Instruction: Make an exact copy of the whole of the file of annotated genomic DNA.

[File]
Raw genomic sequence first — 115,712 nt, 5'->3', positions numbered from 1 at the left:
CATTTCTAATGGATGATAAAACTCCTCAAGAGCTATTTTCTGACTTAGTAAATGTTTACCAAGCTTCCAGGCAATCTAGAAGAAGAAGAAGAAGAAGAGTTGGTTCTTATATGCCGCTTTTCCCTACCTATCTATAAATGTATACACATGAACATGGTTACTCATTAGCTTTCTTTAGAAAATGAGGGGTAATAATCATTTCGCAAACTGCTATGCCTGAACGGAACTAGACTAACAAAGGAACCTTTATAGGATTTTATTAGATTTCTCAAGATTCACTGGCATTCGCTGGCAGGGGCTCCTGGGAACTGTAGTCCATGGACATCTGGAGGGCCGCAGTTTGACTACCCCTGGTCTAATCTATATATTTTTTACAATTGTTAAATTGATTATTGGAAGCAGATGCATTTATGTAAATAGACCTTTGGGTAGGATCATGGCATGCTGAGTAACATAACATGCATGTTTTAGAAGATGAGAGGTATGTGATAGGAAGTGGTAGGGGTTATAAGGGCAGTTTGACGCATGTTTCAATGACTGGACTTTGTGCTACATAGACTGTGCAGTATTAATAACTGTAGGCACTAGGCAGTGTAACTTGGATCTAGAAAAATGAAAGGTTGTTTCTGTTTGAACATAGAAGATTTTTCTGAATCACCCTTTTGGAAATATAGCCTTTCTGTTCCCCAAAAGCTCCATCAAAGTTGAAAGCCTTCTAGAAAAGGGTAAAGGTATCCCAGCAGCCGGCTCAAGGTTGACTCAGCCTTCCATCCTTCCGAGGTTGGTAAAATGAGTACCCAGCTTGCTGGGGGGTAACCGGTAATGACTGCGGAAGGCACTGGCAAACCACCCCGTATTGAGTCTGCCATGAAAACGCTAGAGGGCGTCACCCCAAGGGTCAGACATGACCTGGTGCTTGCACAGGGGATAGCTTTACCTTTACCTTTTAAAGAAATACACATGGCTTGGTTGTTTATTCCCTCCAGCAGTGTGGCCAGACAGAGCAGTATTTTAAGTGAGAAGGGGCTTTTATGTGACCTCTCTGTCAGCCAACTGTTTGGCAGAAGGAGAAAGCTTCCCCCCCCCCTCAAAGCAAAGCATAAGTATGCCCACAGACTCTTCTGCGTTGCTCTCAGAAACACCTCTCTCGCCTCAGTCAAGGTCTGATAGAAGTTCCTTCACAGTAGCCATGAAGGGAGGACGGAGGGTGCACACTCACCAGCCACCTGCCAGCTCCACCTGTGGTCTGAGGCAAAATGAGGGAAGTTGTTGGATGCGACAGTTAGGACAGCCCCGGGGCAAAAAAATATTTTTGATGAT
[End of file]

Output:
Raw genomic sequence first — 115,712 nt, 5'->3', positions numbered from 1 at the left:
CATTTCTAATGGATGATAAAACTCCTCAAGAGCTATTTTCTGACTTAGTAAATGTTTACCAAGCTTCCAGGCAATCTAGAAGAAGAAGAAGAAGAAGAGTTGGTTCTTATATGCCGCTTTTCCCTACCTATCTATAAATGTATACACATGAACATGGTTACTCATTAGCTTTCTTTAGAAAATGAGGGGTAATAATCATTTCGCAAACTGCTATGCCTGAACGGAACTAGACTAACAAAGGAACCTTTATAGGATTTTATTAGATTTCTCAAGATTCACTGGCATTCGCTGGCAGGGGCTCCTGGGAACTGTAGTCCATGGACATCTGGAGGGCCGCAGTTTGACTACCCCTGGTCTAATCTATATATTTTTTACAATTGTTAAATTGATTATTGGAAGCAGATGCATTTATGTAAATAGACCTTTGGGTAGGATCATGGCATGCTGAGTAACATAACATGCATGTTTTAGAAGATGAGAGGTATGTGATAGGAAGTGGTAGGGGTTATAAGGGCAGTTTGACGCATGTTTCAATGACTGGACTTTGTGCTACATAGACTGTGCAGTATTAATAACTGTAGGCACTAGGCAGTGTAACTTGGATCTAGAAAAATGAAAGGTTGTTTCTGTTTGAACATAGAAGATTTTTCTGAATCACCCTTTTGGAAATATAGCCTTTCTGTTCCCCAAAAGCTCCATCAAAGTTGAAAGCCTTCTAGAAAAGGGTAAAGGTATCCCAGCAGCCGGCTCAAGGTTGACTCAGCCTTCCATCCTTCCGAGGTTGGTAAAATGAGTACCCAGCTTGCTGGGGGGTAACCGGTAATGACTGCGGAAGGCACTGGCAAACCACCCCGTATTGAGTCTGCCATGAAAACGCTAGAGGGCGTCACCCCAAGGGTCAGACATGACCTGGTGCTTGCACAGGGGATAGCTTTACCTTTACCTTTTAAAGAAATACACATGGCTTGGTTGTTTATTCCCTCCAGCAGTGTGGCCAGACAGAGCAGTATTTTAAGTGAGAAGGGGCTTTTATGTGACCTCTCTGTCAGCCAACTGTTTGGCAGAAGGAGAAAGCTTCCCCCCCCCCTCAAAGCAAAGCATAAGTATGCCCACAGACTCTTCTGCGTTGCTCTCAGAAACACCTCTCTCGCCTCAGTCAAGGTCTGATAGAAGTTCCTTCACAGTAGCCATGAAGGGAGGACGGAGGGTGCACACTCACCAGCCACCTGCCAGCTCCACCTGTGGTCTGAGGCAAAATGAGGGAAGTTGTTGGATGCGACAGTTAGGACAGCCCCGGGGCAAAAAAATATTTTTGATGAT